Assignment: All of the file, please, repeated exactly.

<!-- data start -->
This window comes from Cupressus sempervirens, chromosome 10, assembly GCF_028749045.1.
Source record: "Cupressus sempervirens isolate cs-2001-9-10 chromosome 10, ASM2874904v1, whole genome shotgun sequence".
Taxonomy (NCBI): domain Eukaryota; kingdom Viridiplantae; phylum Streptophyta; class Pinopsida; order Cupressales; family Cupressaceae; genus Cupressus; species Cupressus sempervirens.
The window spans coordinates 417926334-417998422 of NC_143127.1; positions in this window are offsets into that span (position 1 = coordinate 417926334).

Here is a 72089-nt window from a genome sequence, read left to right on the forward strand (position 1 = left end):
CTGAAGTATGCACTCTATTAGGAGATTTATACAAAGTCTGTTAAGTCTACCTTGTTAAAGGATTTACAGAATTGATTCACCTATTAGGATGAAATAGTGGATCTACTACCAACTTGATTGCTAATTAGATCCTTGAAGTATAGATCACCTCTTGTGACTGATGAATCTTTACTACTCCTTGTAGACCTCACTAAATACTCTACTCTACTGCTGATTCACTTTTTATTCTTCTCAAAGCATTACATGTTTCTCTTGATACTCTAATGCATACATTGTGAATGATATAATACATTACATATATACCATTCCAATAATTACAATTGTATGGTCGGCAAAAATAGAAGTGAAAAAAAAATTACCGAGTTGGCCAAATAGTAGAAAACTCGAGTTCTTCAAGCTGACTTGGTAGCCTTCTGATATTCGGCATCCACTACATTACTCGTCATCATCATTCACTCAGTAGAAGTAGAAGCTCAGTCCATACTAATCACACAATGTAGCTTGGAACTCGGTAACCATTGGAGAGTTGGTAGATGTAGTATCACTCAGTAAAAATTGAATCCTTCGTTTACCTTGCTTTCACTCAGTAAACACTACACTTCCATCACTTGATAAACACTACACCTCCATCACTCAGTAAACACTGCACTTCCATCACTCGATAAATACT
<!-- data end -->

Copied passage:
This window comes from Cupressus sempervirens, chromosome 10, assembly GCF_028749045.1.
Source record: "Cupressus sempervirens isolate cs-2001-9-10 chromosome 10, ASM2874904v1, whole genome shotgun sequence".
Taxonomy (NCBI): domain Eukaryota; kingdom Viridiplantae; phylum Streptophyta; class Pinopsida; order Cupressales; family Cupressaceae; genus Cupressus; species Cupressus sempervirens.
The window spans coordinates 417926334-417998422 of NC_143127.1; positions in this window are offsets into that span (position 1 = coordinate 417926334).

Here is a 72089-nt window from a genome sequence, read left to right on the forward strand (position 1 = left end):
CTGAAGTATGCACTCTATTAGGAGATTTATACAAAGTCTGTTAAGTCTACCTTGTTAAAGGATTTACAGAATTGATTCACCTATTAGGATGAAATAGTGGATCTACTACCAACTTGATTGCTAATTAGATCCTTGAAGTATAGATCACCTCTTGTGACTGATGAATCTTTACTACTCCTTGTAGACCTCACTAAATACTCTACTCTACTGCTGATTCACTTTTTATTCTTCTCAAAGCATTACATGTTTCTCTTGATACTCTAATGCATACATTGTGAATGATATAATACATTACATATATACCATTCCAATAATTACAATTGTATGGTCGGCAAAAATAGAAGTGAAAAAAAAATTACCGAGTTGGCCAAATAGTAGAAAACTCGAGTTCTTCAAGCTGACTTGGTAGCCTTCTGATATTCGGCATCCACTACATTACTCGTCATCATCATTCACTCAGTAGAAGTAGAAGCTCAGTCCATACTAATCACACAATGTAGCTTGGAACTCGGTAACCATTGGAGAGTTGGTAGATGTAGTATCACTCAGTAAAAATTGAATCCTTCGTTTACCTTGCTTTCACTCAGTAAACACTACACTTCCATCACTTGATAAACACTACACCTCCATCACTCAGTAAACACTGCACTTCCATCACTCGATAAATACT